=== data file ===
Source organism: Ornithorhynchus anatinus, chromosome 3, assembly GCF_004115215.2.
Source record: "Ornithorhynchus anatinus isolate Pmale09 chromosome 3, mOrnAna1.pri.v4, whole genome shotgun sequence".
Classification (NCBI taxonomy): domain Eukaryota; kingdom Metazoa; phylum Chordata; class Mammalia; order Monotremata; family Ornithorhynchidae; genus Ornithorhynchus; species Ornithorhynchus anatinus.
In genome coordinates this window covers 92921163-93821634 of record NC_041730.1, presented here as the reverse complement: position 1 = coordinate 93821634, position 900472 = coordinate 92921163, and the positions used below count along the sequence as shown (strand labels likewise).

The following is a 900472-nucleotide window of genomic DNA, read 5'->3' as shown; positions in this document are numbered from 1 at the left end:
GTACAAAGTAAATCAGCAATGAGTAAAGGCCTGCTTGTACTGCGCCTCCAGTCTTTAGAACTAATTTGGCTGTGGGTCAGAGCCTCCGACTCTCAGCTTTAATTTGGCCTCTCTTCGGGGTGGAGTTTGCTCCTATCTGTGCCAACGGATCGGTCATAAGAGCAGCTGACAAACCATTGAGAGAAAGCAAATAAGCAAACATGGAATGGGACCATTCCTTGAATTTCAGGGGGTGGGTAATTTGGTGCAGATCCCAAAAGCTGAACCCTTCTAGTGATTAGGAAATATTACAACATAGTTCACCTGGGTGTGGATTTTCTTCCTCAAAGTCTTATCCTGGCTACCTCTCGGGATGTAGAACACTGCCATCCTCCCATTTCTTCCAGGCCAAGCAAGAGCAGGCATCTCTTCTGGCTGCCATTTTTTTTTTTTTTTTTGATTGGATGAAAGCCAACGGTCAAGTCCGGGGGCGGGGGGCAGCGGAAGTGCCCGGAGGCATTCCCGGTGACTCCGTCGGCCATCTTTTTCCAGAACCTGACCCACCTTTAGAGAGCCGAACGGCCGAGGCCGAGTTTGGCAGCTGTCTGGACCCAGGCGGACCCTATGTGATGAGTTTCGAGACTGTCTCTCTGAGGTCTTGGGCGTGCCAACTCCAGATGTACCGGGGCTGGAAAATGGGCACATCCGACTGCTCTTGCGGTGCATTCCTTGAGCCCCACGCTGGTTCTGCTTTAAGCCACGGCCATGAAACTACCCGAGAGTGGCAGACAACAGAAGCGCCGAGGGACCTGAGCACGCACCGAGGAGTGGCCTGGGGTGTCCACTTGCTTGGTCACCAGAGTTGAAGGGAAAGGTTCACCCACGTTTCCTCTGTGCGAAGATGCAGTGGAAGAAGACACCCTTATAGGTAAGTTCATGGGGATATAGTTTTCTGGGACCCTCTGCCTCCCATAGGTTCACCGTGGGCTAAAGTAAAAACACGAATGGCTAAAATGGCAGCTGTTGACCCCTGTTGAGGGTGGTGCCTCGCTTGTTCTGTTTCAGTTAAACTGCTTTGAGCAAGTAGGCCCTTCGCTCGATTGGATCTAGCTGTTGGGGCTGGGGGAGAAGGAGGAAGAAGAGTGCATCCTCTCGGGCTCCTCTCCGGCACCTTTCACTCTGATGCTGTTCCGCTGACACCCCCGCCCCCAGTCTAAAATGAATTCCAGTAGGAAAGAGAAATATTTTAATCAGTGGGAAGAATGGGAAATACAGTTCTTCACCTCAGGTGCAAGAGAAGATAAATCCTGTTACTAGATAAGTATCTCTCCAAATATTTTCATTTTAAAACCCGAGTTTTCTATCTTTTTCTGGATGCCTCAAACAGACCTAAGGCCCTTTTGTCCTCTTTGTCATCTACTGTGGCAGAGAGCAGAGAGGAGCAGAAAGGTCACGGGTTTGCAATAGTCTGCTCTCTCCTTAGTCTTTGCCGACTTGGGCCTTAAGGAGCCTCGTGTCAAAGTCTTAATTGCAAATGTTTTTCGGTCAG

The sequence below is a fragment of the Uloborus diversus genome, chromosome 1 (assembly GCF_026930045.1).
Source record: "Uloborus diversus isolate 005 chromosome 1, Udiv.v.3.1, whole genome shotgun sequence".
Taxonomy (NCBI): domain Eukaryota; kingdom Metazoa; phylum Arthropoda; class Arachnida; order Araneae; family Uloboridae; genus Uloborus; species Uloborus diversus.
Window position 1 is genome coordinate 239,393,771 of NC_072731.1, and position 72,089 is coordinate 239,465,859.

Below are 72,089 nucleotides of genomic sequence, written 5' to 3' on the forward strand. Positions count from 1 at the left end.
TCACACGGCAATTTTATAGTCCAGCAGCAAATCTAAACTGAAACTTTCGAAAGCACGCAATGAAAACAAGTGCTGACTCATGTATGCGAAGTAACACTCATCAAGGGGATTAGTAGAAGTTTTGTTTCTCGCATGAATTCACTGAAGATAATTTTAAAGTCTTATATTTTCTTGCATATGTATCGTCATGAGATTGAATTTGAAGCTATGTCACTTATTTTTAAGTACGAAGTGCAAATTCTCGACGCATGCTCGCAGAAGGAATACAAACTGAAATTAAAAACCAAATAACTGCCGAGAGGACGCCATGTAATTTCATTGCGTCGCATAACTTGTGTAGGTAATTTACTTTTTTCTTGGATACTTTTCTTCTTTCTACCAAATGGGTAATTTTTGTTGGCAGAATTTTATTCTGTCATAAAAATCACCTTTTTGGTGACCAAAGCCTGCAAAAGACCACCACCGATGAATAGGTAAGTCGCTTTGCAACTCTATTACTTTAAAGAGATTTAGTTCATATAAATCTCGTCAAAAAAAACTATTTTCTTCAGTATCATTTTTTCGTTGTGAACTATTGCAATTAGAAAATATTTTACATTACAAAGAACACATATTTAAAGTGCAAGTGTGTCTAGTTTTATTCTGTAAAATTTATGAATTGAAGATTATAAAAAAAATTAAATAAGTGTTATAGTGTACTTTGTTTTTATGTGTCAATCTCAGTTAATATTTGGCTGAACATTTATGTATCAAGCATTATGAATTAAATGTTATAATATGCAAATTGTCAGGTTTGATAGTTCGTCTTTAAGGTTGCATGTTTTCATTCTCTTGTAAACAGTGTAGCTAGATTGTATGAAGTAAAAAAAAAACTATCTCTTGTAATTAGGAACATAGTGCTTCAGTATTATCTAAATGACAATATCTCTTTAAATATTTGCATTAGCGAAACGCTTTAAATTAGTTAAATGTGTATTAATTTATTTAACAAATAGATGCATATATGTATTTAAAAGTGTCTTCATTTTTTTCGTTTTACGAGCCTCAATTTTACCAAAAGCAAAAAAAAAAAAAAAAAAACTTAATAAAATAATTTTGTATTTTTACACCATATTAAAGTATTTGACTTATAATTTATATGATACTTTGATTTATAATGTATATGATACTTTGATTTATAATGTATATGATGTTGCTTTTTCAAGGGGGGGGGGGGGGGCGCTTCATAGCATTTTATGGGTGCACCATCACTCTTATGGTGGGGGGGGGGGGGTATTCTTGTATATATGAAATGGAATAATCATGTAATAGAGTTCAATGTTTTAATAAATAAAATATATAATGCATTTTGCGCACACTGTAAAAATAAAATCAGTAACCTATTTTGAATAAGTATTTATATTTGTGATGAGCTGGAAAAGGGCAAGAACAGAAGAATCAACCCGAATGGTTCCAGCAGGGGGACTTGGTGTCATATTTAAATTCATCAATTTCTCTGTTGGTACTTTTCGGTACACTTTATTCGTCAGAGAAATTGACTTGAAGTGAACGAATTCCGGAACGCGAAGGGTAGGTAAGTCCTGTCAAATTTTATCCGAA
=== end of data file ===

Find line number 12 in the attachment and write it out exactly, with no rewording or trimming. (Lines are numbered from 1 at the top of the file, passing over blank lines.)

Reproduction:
TCACACGGCAATTTTATAGTCCAGCAGCAAATCTAAACTGAAACTTTCGAAAGCACGCAATGAAAACAAGTGCTGACTCATGTATGCGAAGTAACACTCATCAAGGGGATTAGTAGAAGTTTTGTTTCTCGCATGAATTCACTGAAGATAATTTTAAAGTCTTATATTTTCTTGCATATGTATCGTCATGAGATTGAATTTGAAGCTATGTCACTTATTTTTAAGTACGAAGTGCAAATTCTCGACGCATGCTCGCAGAAGGAATACAAACTGAAATTAAAAACCAAATAACTGCCGAGAGGACGCCATGTAATTTCATTGCGTCGCATAACTTGTGTAGGTAATTTACTTTTTTCTTGGATACTTTTCTTCTTTCTACCAAATGGGTAATTTTTGTTGGCAGAATTTTATTCTGTCATAAAAATCACCTTTTTGGTGACCAAAGCCTGCAAAAGACCACCACCGATGAATAGGTAAGTCGCTTTGCAACTCTATTACTTTAAAGAGATTTAGTTCATATAAATCTCGTCAAAAAAAACTATTTTCTTCAGTATCATTTTTTCGTTGTGAACTATTGCAATTAGAAAATATTTTACATTACAAAGAACACATATTTAAAGTGCAAGTGTGTCTAGTTTTATTCTGTAAAATTTATGAATTGAAGATTATAAAAAAAATTAAATAAGTGTTATAGTGTACTTTGTTTTTATGTGTCAATCTCAGTTAATATTTGGCTGAACATTTATGTATCAAGCATTATGAATTAAATGTTATAATATGCAAATTGTCAGGTTTGATAGTTCGTCTTTAAGGTTGCATGTTTTCATTCTCTTGTAAACAGTGTAGCTAGATTGTATGAAGTAAAAAAAAAACTATCTCTTGTAATTAGGAACATAGTGCTTCAGTATTATCTAAATGACAATATCTCTTTAAATATTTGCATTAGCGAAACGCTTTAAATTAGTTAAATGTGTATTAATTTATTTAACAAATAGATGCATATATGTATTTAAAAGTGTCTTCATTTTTTTCGTTTTACGAGCCTCAATTTTACCAAAAGCAAAAAAAAAAAAAAAAAAACTTAATAAAATAATTTTGTATTTTTACACCATATTAAAGTATTTGACTTATAATTTATATGATACTTTGATTTATAATGTATATGATACTTTGATTTATAATGTATATGATGTTGCTTTTTCAAGGGGGGGGGGGGGGGCGCTTCATAGCATTTTATGGGTGCACCATCACTCTTATGGTGGGGGGGGGGGGGTATTCTTGTATATATGAAATGGAATAATCATGTAATAGAGTTCAATGTTTTAATAAATAAAATATATAATGCATTTTGCGCACACTGTAAAAATAAAATCAGTAACCTATTTTGAATAAGTATTTATATTTGTGATGAGCTGGAAAAGGGCAAGAACAGAAGAATCAACCCGAATGGTTCCAGCAGGGGGACTTGGTGTCATATTTAAATTCATCAATTTCTCTGTTGGTACTTTTCGGTACACTTTATTCGTCAGAGAAATTGACTTGAAGTGAACGAATTCCGGAACGCGAAGGGTAGGTAAGTCCTGTCAAATTTTATCCGAA